State News
July 11, 2018

New law regulates short-term rentals

In an attempt to close a tax loophole enjoyed by operators of short-term rentals such as Airbnb, and to assure visitors and paying guests of safe and sanitary conditions, the Vermont General Assembly passed Act 10, requiring that certain conditions must be met.

Effective July 1, all short-term rental operators must post a Vermont meals and rooms tax account number on any advertisement for the short-term rental.

Operators who advertise through an online platform that has an agreement with the Vermont Department of Taxes to collect and remit tax, like Airbnb, may post the tax account number used by that platform. If they use the platform’s tax account number, they are not required to open a meals and rooms tax account for locations where the platform is collecting tax on their behalf. For any rentals handled independently of any such platform, however, operators must maintain a meals and rooms tax account and post that account number on any advertisement for the short-term rental. A meals and rooms tax account number may be obtained by registering online with the department at myVTax.vermont.gov.

Killington ranks no. 1 for having the most Airbnb accommodations in Vermont with 453 listings (from 161 hosts). Four of the five towns with the most Airbnb rentals are ski towns – Killington, Stowe, Warren and Dover, according to Airbnb reports.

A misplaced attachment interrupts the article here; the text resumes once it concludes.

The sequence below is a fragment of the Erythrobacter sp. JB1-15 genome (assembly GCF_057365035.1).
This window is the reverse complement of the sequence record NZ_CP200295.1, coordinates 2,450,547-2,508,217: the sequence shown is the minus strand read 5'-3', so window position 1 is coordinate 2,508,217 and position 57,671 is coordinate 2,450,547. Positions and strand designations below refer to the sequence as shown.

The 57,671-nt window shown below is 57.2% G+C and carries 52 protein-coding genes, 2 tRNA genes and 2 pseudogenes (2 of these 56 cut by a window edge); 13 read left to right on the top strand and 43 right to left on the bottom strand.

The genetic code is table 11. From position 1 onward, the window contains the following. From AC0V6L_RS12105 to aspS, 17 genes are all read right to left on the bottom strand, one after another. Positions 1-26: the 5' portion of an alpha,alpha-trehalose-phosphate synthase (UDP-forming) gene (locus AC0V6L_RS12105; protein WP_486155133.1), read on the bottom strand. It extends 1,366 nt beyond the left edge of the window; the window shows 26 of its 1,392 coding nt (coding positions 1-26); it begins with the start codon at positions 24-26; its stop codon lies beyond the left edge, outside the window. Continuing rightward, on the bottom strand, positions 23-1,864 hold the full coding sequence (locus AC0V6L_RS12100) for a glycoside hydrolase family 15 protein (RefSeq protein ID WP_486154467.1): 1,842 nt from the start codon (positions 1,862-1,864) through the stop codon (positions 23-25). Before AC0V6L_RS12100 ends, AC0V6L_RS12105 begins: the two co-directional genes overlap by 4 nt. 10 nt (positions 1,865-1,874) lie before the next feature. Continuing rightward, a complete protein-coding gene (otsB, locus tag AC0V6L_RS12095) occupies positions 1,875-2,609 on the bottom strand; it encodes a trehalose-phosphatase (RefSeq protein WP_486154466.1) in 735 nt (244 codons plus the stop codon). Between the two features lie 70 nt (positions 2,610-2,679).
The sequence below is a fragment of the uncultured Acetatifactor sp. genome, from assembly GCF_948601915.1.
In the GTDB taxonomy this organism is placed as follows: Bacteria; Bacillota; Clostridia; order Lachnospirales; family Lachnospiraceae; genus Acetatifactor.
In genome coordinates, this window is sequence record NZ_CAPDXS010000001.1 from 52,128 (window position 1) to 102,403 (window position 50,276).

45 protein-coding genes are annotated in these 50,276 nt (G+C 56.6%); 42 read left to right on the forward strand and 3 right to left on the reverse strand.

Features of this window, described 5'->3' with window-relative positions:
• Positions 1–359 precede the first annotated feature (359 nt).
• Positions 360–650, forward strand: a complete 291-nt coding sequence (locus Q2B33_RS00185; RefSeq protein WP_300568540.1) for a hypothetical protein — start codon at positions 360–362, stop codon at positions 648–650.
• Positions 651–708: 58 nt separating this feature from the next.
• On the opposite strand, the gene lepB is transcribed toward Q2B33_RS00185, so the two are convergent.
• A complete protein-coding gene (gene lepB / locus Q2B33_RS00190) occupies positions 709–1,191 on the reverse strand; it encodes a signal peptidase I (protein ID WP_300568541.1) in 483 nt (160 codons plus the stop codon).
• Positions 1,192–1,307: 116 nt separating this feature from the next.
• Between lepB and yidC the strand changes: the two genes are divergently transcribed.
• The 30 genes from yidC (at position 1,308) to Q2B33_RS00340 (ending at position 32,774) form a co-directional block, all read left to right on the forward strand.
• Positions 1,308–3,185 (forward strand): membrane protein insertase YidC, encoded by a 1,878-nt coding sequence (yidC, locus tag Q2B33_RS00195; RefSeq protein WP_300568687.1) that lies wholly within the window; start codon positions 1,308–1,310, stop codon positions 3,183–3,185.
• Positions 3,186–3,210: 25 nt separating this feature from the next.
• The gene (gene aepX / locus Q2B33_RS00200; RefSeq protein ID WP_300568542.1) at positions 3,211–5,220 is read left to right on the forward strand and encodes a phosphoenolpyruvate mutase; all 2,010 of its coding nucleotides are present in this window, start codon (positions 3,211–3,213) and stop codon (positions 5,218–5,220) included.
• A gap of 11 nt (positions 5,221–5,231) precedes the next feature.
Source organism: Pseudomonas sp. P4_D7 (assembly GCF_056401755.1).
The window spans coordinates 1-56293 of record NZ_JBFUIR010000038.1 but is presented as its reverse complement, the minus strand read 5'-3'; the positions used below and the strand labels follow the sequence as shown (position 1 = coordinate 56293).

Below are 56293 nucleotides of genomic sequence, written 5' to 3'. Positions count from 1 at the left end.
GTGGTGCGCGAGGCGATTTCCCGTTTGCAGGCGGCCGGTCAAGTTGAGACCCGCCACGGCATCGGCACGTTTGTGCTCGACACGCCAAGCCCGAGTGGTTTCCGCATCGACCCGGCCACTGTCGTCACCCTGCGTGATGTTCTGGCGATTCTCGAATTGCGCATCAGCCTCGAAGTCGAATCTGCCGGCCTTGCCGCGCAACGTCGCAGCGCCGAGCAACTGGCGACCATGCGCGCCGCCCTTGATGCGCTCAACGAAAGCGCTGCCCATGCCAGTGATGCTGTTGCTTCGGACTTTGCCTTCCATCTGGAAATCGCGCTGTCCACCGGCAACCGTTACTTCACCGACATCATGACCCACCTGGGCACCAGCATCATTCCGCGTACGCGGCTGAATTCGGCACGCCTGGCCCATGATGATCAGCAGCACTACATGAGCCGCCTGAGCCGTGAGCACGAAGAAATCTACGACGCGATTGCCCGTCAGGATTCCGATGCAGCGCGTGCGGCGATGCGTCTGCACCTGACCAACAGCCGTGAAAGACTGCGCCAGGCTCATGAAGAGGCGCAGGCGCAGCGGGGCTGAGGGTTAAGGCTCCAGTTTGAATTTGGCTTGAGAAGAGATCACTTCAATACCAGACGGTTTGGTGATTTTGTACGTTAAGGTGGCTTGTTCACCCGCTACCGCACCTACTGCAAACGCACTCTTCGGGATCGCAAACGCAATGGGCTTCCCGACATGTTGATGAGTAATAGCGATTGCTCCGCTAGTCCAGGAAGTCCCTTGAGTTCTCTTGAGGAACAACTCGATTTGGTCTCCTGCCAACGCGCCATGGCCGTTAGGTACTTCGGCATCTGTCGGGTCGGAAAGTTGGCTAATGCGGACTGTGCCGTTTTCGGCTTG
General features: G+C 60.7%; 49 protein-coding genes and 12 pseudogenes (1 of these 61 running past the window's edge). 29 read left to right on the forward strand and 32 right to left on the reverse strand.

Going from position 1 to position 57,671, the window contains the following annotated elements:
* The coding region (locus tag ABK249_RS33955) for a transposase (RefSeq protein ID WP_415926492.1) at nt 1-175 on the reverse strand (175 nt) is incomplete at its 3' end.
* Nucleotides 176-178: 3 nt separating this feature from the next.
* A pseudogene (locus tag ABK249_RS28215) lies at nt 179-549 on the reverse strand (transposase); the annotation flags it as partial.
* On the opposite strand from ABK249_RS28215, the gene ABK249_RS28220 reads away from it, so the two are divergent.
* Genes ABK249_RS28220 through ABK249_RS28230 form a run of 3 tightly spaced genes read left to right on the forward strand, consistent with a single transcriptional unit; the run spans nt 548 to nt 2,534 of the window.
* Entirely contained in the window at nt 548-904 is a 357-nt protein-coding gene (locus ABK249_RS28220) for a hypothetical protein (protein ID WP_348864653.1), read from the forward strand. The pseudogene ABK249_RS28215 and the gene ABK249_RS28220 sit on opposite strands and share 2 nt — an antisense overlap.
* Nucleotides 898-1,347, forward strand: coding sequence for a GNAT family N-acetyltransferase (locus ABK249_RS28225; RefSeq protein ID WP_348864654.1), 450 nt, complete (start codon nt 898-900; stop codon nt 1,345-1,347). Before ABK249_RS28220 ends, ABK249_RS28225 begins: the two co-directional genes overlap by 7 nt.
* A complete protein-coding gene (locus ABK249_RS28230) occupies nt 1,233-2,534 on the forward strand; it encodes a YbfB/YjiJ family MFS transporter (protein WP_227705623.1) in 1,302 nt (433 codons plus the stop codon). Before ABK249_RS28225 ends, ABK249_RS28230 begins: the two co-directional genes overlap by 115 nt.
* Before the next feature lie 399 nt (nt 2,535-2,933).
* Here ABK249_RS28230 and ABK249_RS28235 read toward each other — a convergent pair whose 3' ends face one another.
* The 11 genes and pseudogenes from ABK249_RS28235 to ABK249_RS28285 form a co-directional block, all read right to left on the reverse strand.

And the growth has been exponential over the past seven years. In 2011, Killington was not on the Airbnb map, by 2013, it had a couple dozen listings, then in 2014-2018 it surged.

Airbnb rentals are popular for the savings and convenience they can afford, and in some places supplement limited accommodations by offering a room in a home or an entire home to rent.

But local hotels and inns now have to compete with many more offerings — and short-term rentals don’t have to navigate nearly as many costly rules and regulations.

In addition to the meals and room tax, new rules stipulate that the operator of the rental must now also post the telephone number of the individual responsible for the unit, contact information for the state Dept. of Health, and contact information for the state Division of Fire Safety.

Existing and new operators should expect to receive an information packet about the health, safety and financial obligations of short-term rental operators, prepared by the Dept. of Taxes, Dept. of Health and the Dept. of Public Safety. The packets will include information regarding the importance of reviewing options for property and liability insurance with the operator’s insurance company.

In addition, each packet will include a self-certification form relating to health and safety precautions short-term rental operators must take into consideration prior to renting a unit. The form must be retained by the operator but does not have to be filed with the Dept. of Health.

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